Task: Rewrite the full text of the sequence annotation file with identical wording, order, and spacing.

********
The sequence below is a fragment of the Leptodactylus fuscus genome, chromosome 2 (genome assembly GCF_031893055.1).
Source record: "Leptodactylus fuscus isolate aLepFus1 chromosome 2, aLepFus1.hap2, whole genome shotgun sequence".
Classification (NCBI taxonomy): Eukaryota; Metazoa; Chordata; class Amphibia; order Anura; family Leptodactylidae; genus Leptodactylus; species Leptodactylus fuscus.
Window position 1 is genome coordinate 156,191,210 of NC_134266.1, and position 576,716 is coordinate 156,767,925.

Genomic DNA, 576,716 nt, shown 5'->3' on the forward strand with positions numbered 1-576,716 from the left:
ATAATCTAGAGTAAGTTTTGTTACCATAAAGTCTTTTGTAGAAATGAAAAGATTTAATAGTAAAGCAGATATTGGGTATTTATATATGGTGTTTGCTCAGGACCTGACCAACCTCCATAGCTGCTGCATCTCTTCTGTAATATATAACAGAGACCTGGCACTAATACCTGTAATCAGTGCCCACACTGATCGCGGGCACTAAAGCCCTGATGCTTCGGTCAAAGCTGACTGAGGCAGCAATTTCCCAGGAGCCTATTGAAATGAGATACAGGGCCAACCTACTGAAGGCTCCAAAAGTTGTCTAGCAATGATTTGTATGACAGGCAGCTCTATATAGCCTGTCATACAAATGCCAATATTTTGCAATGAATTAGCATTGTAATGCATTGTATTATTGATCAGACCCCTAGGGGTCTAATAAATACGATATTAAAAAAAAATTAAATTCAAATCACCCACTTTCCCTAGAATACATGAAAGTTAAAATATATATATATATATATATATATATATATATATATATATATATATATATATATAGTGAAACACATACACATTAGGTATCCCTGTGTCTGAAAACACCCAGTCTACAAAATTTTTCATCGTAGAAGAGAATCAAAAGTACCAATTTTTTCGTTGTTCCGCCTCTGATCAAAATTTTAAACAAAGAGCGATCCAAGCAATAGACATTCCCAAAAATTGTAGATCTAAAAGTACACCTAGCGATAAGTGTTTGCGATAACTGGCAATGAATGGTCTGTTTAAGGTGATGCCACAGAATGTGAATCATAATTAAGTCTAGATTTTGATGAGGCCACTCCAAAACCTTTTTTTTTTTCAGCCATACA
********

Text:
The sequence below is a fragment of the Leptodactylus fuscus genome, chromosome 2 (genome assembly GCF_031893055.1).
Source record: "Leptodactylus fuscus isolate aLepFus1 chromosome 2, aLepFus1.hap2, whole genome shotgun sequence".
Classification (NCBI taxonomy): Eukaryota; Metazoa; Chordata; class Amphibia; order Anura; family Leptodactylidae; genus Leptodactylus; species Leptodactylus fuscus.
Window position 1 is genome coordinate 156,191,210 of NC_134266.1, and position 576,716 is coordinate 156,767,925.

Genomic DNA, 576,716 nt, shown 5'->3' on the forward strand with positions numbered 1-576,716 from the left:
ATAATCTAGAGTAAGTTTTGTTACCATAAAGTCTTTTGTAGAAATGAAAAGATTTAATAGTAAAGCAGATATTGGGTATTTATATATGGTGTTTGCTCAGGACCTGACCAACCTCCATAGCTGCTGCATCTCTTCTGTAATATATAACAGAGACCTGGCACTAATACCTGTAATCAGTGCCCACACTGATCGCGGGCACTAAAGCCCTGATGCTTCGGTCAAAGCTGACTGAGGCAGCAATTTCCCAGGAGCCTATTGAAATGAGATACAGGGCCAACCTACTGAAGGCTCCAAAAGTTGTCTAGCAATGATTTGTATGACAGGCAGCTCTATATAGCCTGTCATACAAATGCCAATATTTTGCAATGAATTAGCATTGTAATGCATTGTATTATTGATCAGACCCCTAGGGGTCTAATAAATACGATATTAAAAAAAAATTAAATTCAAATCACCCACTTTCCCTAGAATACATGAAAGTTAAAATATATATATATATATATATATATATATATATATATATATATATATATATATATAGTGAAACACATACACATTAGGTATCCCTGTGTCTGAAAACACCCAGTCTACAAAATTTTTCATCGTAGAAGAGAATCAAAAGTACCAATTTTTTCGTTGTTCCGCCTCTGATCAAAATTTTAAACAAAGAGCGATCCAAGCAATAGACATTCCCAAAAATTGTAGATCTAAAAGTACACCTAGCGATAAGTGTTTGCGATAACTGGCAATGAATGGTCTGTTTAAGGTGATGCCACAGAATGTGAATCATAATTAAGTCTAGATTTTGATGAGGCCACTCCAAAACCTTTTTTTTTTTCAGCCATACA